There are other positive indicators. In the technology equipment supply chain, contract makers have shed most of their high-cost facilities and diversified operations, which means the cash-burn rate during a downturn will be limited, and risks could be spread over more business segments, along with recession-resistant markets like medical, industrial and instrumentation.

Further, the IT market has become more global with new cost centers and consumer markets emerging in developing and faster-growing regions to increase flagging demand.

Inventories are also generally leaner across the industry, a sharp contrast from past downturns when surplus capacity pulled down market segments as demand trailed supply.

One of the main reasons for the lower inventory structure is that industry leaders aggressively outsourced production, forced tight inventory management strategies on suppliers or reorganized operations to become fabless IC vendors, relying instead on foundries for wafer supply.

Supply chain setbacks
There are still many challenges in the supply chain. Many OEMs, for instance, are holding on manufacturing sites like JP Morgan estimating 65 percent of today's electronics are still manufactured internally and this could be problematic in a recession.

Motorola Inc., for instance, still makes most of its wireless handsets, and the division, which the Schaumburg, Illinois' company has opted to spin off, could come under more profitability pressures if a recession results in lower capacity use.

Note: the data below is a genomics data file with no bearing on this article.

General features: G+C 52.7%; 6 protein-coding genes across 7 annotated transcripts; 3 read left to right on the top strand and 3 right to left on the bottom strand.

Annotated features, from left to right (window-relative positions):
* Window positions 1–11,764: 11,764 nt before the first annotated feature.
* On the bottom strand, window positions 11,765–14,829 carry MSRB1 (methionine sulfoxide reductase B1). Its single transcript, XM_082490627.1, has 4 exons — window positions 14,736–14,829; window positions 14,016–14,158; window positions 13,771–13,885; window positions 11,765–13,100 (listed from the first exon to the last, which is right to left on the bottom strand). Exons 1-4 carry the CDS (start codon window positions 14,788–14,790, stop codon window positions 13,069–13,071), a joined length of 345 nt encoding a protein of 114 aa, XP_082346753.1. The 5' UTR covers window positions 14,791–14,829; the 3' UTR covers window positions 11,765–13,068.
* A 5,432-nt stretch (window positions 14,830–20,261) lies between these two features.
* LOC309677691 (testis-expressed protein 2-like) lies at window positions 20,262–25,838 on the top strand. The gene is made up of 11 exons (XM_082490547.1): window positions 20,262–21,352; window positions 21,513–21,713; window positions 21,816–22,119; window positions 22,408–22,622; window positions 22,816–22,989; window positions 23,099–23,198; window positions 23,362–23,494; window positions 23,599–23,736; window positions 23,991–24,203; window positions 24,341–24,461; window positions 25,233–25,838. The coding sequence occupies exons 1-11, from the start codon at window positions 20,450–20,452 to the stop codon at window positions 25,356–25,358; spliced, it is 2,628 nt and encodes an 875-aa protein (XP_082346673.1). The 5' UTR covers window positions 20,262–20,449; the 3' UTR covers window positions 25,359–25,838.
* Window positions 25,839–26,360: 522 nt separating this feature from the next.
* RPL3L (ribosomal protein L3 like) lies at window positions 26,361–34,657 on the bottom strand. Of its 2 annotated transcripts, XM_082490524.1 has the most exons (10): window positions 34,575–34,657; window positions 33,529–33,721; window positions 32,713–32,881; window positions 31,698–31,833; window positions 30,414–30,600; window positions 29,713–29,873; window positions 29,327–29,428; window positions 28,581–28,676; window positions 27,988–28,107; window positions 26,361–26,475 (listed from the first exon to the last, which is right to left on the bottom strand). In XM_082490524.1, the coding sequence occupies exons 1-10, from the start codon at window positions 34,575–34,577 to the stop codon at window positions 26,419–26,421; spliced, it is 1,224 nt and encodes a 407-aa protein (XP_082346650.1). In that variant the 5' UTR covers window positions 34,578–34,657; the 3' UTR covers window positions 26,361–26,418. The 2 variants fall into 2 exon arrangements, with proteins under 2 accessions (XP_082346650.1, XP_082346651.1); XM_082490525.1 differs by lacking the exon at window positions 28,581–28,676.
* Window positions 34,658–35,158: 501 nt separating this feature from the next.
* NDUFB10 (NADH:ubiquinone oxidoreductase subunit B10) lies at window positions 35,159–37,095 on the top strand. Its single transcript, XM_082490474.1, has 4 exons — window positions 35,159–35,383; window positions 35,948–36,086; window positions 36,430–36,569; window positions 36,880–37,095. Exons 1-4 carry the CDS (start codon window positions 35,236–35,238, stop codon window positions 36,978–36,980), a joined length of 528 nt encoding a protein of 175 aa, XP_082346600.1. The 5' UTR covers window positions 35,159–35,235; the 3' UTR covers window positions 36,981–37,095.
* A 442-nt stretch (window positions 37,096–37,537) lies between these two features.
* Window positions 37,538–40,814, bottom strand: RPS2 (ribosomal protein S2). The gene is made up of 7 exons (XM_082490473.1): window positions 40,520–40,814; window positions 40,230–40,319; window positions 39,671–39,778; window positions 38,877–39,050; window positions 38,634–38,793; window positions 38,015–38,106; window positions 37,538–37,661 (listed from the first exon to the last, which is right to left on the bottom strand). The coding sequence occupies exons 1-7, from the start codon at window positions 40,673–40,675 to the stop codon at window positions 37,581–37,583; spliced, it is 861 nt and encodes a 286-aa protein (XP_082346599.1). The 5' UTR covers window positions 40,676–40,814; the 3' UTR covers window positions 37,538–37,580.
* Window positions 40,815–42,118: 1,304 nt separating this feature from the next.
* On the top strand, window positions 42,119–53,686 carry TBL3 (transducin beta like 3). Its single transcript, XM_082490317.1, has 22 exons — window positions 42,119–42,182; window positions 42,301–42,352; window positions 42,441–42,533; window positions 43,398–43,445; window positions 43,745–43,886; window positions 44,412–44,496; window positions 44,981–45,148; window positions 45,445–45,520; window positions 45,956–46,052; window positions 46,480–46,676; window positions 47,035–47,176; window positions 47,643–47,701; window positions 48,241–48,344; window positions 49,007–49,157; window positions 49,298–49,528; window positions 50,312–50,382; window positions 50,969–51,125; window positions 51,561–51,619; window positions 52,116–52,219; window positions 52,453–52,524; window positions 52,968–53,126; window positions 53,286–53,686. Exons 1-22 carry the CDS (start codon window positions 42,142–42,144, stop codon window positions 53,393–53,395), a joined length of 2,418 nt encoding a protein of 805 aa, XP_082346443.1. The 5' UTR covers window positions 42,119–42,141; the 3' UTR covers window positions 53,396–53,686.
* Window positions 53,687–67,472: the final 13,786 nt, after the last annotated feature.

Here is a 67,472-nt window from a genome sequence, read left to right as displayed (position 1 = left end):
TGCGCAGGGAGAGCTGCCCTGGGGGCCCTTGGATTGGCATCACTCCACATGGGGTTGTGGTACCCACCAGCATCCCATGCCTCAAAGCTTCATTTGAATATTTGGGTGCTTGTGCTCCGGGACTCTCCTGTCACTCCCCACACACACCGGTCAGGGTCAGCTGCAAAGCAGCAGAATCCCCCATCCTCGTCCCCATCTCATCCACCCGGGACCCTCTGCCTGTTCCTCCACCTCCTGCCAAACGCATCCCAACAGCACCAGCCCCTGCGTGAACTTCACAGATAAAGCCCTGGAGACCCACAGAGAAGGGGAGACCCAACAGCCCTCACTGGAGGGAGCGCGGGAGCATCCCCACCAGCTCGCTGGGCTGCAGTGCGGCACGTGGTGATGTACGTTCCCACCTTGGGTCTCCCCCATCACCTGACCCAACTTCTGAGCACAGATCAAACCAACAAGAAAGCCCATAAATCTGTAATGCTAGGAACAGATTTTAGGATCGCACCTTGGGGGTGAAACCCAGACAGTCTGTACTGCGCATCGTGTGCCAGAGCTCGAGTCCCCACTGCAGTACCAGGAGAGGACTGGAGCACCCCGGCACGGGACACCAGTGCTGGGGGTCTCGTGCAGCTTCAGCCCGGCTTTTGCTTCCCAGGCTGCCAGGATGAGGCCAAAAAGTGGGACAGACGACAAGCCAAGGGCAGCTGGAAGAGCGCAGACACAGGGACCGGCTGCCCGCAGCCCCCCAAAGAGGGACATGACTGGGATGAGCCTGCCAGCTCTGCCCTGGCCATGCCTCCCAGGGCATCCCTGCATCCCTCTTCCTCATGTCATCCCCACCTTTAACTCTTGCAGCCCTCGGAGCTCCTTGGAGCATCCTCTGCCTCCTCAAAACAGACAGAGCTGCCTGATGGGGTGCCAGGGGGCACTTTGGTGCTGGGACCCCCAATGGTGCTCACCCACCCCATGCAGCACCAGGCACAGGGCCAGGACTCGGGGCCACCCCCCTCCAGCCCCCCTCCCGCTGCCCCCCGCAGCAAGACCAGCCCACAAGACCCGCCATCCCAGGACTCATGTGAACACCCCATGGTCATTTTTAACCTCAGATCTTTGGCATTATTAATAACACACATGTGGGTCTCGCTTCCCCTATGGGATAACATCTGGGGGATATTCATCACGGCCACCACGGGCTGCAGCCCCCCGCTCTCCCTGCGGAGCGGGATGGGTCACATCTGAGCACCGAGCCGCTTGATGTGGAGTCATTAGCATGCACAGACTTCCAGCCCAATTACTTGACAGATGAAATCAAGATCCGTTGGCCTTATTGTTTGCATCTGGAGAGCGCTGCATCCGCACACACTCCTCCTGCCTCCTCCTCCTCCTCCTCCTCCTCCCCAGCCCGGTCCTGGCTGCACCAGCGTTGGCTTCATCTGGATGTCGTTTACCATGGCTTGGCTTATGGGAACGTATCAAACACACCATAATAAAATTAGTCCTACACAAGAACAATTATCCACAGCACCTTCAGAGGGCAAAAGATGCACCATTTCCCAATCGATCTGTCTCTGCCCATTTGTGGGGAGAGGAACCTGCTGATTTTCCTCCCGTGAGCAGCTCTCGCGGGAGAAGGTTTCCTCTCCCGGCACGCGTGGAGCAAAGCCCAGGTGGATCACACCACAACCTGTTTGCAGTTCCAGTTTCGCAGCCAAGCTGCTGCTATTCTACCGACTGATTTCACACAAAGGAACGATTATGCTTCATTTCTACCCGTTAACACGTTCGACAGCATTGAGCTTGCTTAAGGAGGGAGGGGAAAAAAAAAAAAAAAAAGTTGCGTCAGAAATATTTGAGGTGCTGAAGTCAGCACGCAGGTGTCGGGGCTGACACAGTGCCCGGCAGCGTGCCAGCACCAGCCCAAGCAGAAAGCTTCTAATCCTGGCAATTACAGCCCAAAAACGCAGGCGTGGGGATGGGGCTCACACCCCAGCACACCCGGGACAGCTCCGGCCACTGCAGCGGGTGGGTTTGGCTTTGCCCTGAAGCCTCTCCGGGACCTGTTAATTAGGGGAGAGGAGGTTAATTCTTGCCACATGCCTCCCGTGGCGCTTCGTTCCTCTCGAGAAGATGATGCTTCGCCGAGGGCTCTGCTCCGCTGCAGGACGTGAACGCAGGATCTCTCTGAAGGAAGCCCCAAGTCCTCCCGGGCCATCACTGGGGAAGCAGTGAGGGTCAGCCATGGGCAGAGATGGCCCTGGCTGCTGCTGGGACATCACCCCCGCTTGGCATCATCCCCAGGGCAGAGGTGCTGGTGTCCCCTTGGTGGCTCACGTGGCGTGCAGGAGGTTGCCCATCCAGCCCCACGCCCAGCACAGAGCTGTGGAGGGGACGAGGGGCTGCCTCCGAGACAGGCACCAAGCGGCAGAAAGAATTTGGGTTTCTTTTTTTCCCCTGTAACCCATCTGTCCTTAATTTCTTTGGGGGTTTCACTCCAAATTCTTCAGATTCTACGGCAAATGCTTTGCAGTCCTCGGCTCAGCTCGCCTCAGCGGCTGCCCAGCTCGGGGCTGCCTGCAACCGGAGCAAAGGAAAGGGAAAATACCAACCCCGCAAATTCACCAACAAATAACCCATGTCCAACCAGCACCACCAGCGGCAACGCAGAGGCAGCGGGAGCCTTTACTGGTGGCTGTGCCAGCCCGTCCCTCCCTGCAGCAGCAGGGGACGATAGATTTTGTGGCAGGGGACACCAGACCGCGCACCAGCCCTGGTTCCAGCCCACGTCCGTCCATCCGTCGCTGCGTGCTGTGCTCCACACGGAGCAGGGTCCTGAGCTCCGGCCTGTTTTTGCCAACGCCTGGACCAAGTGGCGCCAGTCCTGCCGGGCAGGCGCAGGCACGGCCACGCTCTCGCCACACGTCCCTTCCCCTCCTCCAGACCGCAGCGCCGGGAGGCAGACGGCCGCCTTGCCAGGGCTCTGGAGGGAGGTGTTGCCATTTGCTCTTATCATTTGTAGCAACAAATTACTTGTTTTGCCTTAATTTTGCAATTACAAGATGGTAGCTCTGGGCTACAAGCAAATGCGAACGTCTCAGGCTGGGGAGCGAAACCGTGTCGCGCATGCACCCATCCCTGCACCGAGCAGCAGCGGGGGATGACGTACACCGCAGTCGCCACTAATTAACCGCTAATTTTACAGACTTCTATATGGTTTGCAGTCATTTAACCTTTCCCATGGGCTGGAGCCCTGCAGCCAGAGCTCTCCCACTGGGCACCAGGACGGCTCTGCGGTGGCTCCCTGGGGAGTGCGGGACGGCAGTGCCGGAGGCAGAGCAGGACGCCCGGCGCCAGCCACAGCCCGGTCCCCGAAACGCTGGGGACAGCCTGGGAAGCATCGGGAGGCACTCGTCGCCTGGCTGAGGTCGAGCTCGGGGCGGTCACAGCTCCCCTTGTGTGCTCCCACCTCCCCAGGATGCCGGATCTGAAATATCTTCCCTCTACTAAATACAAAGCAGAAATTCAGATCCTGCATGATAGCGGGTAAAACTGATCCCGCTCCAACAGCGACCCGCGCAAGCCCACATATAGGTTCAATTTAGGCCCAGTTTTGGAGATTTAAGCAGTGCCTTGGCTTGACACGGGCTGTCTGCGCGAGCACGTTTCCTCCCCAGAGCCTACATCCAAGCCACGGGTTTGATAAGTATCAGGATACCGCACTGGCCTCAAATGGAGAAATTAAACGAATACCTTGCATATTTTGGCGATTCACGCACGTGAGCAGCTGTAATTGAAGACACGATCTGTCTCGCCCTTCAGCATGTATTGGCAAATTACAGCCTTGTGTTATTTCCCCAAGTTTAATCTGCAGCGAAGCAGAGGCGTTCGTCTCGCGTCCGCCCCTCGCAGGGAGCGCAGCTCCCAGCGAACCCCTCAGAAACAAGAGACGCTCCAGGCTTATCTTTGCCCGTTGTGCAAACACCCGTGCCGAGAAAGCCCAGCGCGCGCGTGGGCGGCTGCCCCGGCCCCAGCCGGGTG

Nobody knows exactly what lies ahead for the tech industry this time, but companies certainly cannot afford a repeat of 2001.

It was the year the bottom slid of the networking and telecom equipment markets, and the dot-com boom turned into a burst heard around the world. Global data networking equipment sales nosedived only a year after rising to a record high, dragging down the IC market by the steepest percentage decline in industry history.

Deeply wounded markets
The worst hit IT equipment sector during the 2001 recession was wired communications, according to historical data from market researcher iSuppli Corp.